"Nancy 2" recounted two different types of alcoholics in her family.
My FIL was an alcoholic. But, he was a “happy drunk”. He wouldn’t drive when he was drinking, and he was able to work. He was a great Uto mechanic, and ran his own small garage business next door to their home. The only damage his drinking did was financial.
One of his sons, my BIL, is a completely different story. He will clean himself up, begin to gain ground with his finances, his reputation, and his personal relationships — he’ll think, “I’ve got this!”, and then he will go back to drinking. He’ll cover it up for a while and talk about how great everything is. But, it always comes out.
His drinking has destroyed 3 marriages (no adultery or domestic abuse involved in any of them), and he has lost 2 homes because of it. He’s lost multiple jobs. He’s had his driver’s license revoked a couple of times, done a few stints in jail, and his only child will have nothing to do with him. He has alienated his 2 sisters and 3 brothers. His family – my husband included – will have nothing to do with him. His entire life has been a cycle of shampoo, rinse, repeat.
Jeff T discussed the problems with excuses.
Having two immediate family members and several extended family members who are alcoholics, I have learned one thing: the second they bring up anything as excuses or factors that led to their alcoholism you know right away they are doomed to recovery failure. Until they admit to themselves and others that they are simply powerless over alcohol without qualification, they will not succeed. It seems clear that Perry Noble is not there yet.
"Persephone" discussed the types of abuse.
Dee, thank you for pointing out that there absolutely was domestic abuse, just because of PN’s alcohol abuse. I wish more people understood this.
Addicts are fabulous at gaslighting, misdirection, and blame shifting. Every abused woman* everywhere knows what it’s like to feel crazy half the time; what many don’t know is that’s his intention – if you’re continually off-balance, it’s much easier for him to hide and indulge his addiction.
I wish more people understood that there doesn’t have to be physical violence, or even screaming fits, name-calling, or rage attacks for there to be real, spirit-crushing domestic abuse. Anything he does in an attempt to control her on an ongoing basis is abuse. That can be financial, emotional, spiritual, etc.
Where there’s addiction there will always be abuse. The reverse isn’t the case. Whenever there is abuse, the victim needs her own support system, trained in working with domestic abuse. She needs time and space apart form him while he decides whether he’s willing to quit making excuses, blaming others, minimizing, and flat-out lying about himself and his problem(s), and actively works on it for long enough to show true repentance. At least a year, IMO.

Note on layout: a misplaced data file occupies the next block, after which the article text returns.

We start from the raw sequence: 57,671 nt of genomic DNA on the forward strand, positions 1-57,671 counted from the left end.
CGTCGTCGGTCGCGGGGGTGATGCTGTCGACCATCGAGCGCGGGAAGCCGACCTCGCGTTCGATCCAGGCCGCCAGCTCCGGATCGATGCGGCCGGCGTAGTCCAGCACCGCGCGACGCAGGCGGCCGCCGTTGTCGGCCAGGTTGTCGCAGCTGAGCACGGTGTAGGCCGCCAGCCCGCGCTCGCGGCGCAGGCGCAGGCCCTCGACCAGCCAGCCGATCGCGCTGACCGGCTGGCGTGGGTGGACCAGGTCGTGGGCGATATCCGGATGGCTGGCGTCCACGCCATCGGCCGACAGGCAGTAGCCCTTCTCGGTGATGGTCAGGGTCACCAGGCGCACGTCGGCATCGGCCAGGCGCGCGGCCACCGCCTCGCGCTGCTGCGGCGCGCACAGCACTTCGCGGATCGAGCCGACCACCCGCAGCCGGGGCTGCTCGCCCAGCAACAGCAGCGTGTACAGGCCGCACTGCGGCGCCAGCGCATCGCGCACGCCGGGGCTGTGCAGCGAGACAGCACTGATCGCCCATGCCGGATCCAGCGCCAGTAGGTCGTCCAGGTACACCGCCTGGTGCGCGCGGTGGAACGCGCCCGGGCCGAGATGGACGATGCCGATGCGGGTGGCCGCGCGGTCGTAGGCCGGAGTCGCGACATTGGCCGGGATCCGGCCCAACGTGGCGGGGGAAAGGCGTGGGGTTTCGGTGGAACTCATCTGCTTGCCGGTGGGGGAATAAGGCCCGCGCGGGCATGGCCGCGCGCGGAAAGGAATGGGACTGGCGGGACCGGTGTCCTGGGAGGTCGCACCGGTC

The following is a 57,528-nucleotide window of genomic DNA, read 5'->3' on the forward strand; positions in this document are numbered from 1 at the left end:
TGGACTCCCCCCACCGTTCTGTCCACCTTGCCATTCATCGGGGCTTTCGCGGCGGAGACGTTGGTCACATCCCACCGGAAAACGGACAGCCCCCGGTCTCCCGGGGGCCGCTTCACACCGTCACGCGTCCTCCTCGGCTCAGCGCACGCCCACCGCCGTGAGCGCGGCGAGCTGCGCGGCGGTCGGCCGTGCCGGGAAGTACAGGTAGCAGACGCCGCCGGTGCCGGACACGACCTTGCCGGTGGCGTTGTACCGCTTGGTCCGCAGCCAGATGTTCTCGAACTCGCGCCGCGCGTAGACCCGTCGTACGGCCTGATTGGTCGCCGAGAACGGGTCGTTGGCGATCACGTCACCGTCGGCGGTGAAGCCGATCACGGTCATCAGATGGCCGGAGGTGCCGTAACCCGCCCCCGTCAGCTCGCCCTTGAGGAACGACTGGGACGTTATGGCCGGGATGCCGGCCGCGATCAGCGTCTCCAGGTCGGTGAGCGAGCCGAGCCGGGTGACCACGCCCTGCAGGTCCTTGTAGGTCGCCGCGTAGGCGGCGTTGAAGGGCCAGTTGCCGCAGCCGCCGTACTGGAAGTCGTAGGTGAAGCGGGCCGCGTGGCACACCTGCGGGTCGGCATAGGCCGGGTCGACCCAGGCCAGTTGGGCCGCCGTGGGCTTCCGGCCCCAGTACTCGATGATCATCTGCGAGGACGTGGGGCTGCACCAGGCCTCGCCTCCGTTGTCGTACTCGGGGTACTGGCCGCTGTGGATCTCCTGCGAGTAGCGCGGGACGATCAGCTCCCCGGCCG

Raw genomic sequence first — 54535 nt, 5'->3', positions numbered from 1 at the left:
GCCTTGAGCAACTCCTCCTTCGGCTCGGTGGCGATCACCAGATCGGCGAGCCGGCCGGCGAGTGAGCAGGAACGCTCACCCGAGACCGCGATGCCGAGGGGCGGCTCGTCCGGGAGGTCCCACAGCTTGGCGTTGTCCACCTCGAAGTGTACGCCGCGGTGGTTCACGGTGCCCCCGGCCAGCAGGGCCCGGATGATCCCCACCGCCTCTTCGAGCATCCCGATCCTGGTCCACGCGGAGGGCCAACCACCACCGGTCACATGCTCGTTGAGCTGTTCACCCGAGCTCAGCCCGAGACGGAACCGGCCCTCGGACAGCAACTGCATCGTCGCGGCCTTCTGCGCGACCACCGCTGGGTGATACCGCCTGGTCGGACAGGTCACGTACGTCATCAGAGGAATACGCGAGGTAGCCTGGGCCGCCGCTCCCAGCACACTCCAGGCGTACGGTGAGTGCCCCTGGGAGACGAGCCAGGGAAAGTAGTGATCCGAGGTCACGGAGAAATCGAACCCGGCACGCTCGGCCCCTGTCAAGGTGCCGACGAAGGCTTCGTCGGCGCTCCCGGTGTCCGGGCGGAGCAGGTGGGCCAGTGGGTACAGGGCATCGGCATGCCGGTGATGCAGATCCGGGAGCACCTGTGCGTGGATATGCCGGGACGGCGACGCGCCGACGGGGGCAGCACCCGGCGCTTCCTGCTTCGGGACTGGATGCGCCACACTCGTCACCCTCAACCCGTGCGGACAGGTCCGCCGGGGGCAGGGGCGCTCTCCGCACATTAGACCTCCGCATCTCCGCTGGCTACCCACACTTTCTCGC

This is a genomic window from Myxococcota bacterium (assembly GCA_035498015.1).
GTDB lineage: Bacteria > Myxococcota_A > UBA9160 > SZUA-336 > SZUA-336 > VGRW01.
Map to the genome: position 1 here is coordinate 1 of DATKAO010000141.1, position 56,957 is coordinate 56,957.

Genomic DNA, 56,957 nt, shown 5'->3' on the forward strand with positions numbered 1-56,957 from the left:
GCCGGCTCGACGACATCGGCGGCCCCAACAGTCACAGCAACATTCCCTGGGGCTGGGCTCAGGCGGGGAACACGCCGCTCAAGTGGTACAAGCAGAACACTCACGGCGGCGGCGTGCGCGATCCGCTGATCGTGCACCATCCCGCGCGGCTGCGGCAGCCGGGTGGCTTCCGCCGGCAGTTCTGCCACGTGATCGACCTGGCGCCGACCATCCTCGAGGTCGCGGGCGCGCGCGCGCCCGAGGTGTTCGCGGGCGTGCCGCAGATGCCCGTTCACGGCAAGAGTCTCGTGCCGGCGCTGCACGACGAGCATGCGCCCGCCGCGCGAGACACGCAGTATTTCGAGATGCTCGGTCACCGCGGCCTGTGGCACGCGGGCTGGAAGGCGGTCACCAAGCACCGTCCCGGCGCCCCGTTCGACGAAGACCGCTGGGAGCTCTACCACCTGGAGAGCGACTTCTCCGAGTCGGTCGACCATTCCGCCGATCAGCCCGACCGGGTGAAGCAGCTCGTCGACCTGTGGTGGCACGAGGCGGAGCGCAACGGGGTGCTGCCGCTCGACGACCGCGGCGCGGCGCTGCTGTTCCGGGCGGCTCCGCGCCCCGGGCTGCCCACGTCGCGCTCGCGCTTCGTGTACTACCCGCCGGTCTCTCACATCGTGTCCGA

*this is the disclaimer that yes, gender can be the other way around, but usually isn’t
"Persephone" also added this about how an alcoholic makes up excuses to his family.
Oh my gosh, does this sound like my ex-husband! He rarely apologized sincerely for anything. But whenever something big came down, a quick “I’m sorry” and my kids and I were all supposed to forgive and forget, instantly. After all, he’d apologized, and Jesus instructs us to forgive.
It got so bad towards the end that at one point, after I’d figured out that he was driving drunk with the kids, he sat us all down for a very important family meeting, where he intended to come clean. He made lots of preemptive noises once we were all assembled, then came out with,
“I’ve been so stressed out and busy with work and all that I’ve become addicted…to nicotine gum!”
He then went on to explain that he’d gotten into the bad habit of drinking alcohol in order to be able to sleep, since the nicotine gum left him feeling wired.
It was all I could do not to let my jaw drop to the floor. When he shooed the kids out to the car for me to take them on an errand, he held me back and burst into ragey tears because I was so cold and hard-hearted. I guess he could tell I didn’t believe him.
Whenever someone insists on quick forgiveness, I go on red alert now.
"Kemi" shared that her mother was told by church folks not to leave her alcoholic father,
I’m so sorry. My mom refused to leave because of misguided advice from people at church too. She was a rule follower and a people pleaser which played perfectly to my father’s abuse. Finally, when I was in college my father got a great idea to punish my mom and change the locks on our house and left her clothes on the porch. I think he wanted to embarrass her and have the pleasure of watching her desperate to get back where in my younger sister was. Praise God a wise elderly couple from the church took her in, refused to let her go back, and helped her find a divorce lawyer.
The church has got to do better at helping families in abusive situations!! Women and children would get more attention on a sinking ship from many Christian men, than they would for life or death abuse in their own homes.
I hope these comments by readers of TWW will help Christian leaders who seem to overlook the many people who are harmed by alcohol abusers in the pulpit.
Special thanks to all of our dear readers who share with us day in and out. The following video is for those who were hurt by alcoholism in their families.